A smartphone app that was supposed to help reduce crime at the nation’s busiest seaport is at the center of a different kind of crime involving the police chief who heads homeland security operations at the Port of Los Angeles.
A federal grand jury named Ronald Jerome Boyd in a 16-count indictment that alleged Boyd was involved in a kickback and bribery scheme involving the development of a smartphone app, called PortWatch.
Boyd, who was put on administrative leave last week, was also charged with wire fraud, lying to FBI agents, tax evasion and failing to file federal corporate tax returns, according to an Associated Press report in Security InfoWatch.
Federal authorities said the charges stem from a project involving the development of a smartphone app that was supposed to notify the public of emergencies and allow people to report crimes at the sprawling port complex.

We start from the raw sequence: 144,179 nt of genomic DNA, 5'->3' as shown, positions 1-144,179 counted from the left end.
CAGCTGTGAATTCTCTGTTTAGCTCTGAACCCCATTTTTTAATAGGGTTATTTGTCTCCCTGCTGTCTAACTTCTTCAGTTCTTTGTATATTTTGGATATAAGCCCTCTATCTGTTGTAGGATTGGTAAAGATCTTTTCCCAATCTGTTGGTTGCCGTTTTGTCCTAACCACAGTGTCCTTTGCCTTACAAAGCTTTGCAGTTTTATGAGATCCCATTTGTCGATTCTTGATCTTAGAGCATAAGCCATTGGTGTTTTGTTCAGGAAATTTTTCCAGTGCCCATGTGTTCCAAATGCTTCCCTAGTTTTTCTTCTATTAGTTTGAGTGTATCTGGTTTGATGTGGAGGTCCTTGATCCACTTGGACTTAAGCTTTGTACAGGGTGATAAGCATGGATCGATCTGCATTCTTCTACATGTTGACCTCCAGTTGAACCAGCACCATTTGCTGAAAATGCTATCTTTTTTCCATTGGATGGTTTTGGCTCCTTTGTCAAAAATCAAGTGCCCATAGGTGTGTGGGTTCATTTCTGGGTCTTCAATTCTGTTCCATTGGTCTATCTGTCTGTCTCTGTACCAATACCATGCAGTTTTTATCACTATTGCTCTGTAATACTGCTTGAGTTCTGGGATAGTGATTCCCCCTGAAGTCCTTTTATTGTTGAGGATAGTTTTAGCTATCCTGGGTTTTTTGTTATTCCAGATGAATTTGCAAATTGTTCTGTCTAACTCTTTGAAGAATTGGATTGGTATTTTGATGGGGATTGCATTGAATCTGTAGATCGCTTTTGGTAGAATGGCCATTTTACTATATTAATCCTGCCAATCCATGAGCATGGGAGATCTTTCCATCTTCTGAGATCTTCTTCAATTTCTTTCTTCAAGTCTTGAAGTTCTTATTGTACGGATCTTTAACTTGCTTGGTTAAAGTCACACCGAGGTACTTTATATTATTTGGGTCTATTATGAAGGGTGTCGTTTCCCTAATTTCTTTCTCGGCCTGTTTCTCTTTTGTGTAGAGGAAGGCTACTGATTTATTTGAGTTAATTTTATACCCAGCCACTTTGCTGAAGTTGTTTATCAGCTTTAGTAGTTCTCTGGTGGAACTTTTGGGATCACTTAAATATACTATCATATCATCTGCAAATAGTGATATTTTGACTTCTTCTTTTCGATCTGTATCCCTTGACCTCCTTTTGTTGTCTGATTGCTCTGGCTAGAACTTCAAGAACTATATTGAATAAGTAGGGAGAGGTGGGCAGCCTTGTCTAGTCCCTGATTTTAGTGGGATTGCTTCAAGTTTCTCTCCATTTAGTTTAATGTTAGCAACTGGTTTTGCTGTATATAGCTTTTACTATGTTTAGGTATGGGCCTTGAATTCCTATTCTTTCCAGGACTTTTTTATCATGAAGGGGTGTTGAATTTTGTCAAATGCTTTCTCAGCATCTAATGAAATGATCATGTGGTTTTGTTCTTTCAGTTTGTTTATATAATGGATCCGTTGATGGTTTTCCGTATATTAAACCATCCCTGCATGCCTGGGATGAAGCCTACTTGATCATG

Behind the app, however, was an arrangement that netted Boyd a portion of the revenues from a similar app, called Metrowatch, in exchange for the developer — a company called BDB Digital Communications — getting the contract to deliver PortWatch to the city’s Harbor Department, according the indictment.
Boyd was quoted in an October 2012 news release, saying, “We believe that our PortWatch app is the first of its kind nationally and our hope is that it will provide for a better means of disseminating critical information to our constituents and a more meaningful and speedy response to any reported incident,” according to the AP account.
A longtime law enforcement agent, Boyd became chief of the Los Angeles Port Police in 2004, where he reportedly supervised 204 sworn officers who oversaw 43 miles of waterfront encompassing the ports of Los Angeles and Long Beach. In January, he began overseeing divisions that handle emergency, homeland security and information technology.